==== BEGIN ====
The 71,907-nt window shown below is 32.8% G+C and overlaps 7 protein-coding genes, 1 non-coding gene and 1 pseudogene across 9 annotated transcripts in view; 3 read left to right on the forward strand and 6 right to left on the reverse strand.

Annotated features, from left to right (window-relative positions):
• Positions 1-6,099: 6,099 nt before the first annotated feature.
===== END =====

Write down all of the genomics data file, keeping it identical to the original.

The 71,907-nt window shown below is 32.8% G+C and overlaps 7 protein-coding genes, 1 non-coding gene and 1 pseudogene across 9 annotated transcripts in view; 3 read left to right on the forward strand and 6 right to left on the reverse strand.

Annotated features, from left to right (window-relative positions):
• Positions 1-6,099: 6,099 nt before the first annotated feature.